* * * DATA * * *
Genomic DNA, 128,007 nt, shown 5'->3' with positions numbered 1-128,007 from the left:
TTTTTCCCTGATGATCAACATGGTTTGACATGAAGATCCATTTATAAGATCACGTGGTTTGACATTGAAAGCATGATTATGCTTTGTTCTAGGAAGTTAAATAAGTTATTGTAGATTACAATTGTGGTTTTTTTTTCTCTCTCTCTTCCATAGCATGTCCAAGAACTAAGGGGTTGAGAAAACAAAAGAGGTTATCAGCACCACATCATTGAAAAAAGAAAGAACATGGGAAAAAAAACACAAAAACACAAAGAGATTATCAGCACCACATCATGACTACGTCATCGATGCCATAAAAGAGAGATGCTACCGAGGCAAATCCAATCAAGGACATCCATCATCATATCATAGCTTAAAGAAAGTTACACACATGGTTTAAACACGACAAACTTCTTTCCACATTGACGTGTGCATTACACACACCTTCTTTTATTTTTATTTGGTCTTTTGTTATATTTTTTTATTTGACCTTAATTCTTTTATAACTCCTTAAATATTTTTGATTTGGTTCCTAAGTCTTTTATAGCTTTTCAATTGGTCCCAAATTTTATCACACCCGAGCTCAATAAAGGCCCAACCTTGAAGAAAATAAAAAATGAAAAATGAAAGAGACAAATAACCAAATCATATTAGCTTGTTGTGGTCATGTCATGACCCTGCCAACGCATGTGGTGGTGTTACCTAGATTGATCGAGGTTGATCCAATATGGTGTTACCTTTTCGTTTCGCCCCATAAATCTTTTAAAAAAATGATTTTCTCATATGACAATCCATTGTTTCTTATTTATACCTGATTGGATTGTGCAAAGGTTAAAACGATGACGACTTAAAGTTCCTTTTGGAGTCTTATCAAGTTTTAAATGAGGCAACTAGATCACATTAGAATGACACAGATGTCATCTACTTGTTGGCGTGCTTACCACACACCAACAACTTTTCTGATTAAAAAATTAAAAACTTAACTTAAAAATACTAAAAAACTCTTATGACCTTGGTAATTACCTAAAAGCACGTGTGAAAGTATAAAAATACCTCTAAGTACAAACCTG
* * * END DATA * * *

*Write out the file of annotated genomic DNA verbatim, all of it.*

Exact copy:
Genomic DNA, 128,007 nt, shown 5'->3' with positions numbered 1-128,007 from the left:
TTTTTCCCTGATGATCAACATGGTTTGACATGAAGATCCATTTATAAGATCACGTGGTTTGACATTGAAAGCATGATTATGCTTTGTTCTAGGAAGTTAAATAAGTTATTGTAGATTACAATTGTGGTTTTTTTTTCTCTCTCTCTTCCATAGCATGTCCAAGAACTAAGGGGTTGAGAAAACAAAAGAGGTTATCAGCACCACATCATTGAAAAAAGAAAGAACATGGGAAAAAAAACACAAAAACACAAAGAGATTATCAGCACCACATCATGACTACGTCATCGATGCCATAAAAGAGAGATGCTACCGAGGCAAATCCAATCAAGGACATCCATCATCATATCATAGCTTAAAGAAAGTTACACACATGGTTTAAACACGACAAACTTCTTTCCACATTGACGTGTGCATTACACACACCTTCTTTTATTTTTATTTGGTCTTTTGTTATATTTTTTTATTTGACCTTAATTCTTTTATAACTCCTTAAATATTTTTGATTTGGTTCCTAAGTCTTTTATAGCTTTTCAATTGGTCCCAAATTTTATCACACCCGAGCTCAATAAAGGCCCAACCTTGAAGAAAATAAAAAATGAAAAATGAAAGAGACAAATAACCAAATCATATTAGCTTGTTGTGGTCATGTCATGACCCTGCCAACGCATGTGGTGGTGTTACCTAGATTGATCGAGGTTGATCCAATATGGTGTTACCTTTTCGTTTCGCCCCATAAATCTTTTAAAAAAATGATTTTCTCATATGACAATCCATTGTTTCTTATTTATACCTGATTGGATTGTGCAAAGGTTAAAACGATGACGACTTAAAGTTCCTTTTGGAGTCTTATCAAGTTTTAAATGAGGCAACTAGATCACATTAGAATGACACAGATGTCATCTACTTGTTGGCGTGCTTACCACACACCAACAACTTTTCTGATTAAAAAATTAAAAACTTAACTTAAAAATACTAAAAAACTCTTATGACCTTGGTAATTACCTAAAAGCACGTGTGAAAGTATAAAAATACCTCTAAGTACAAACCTG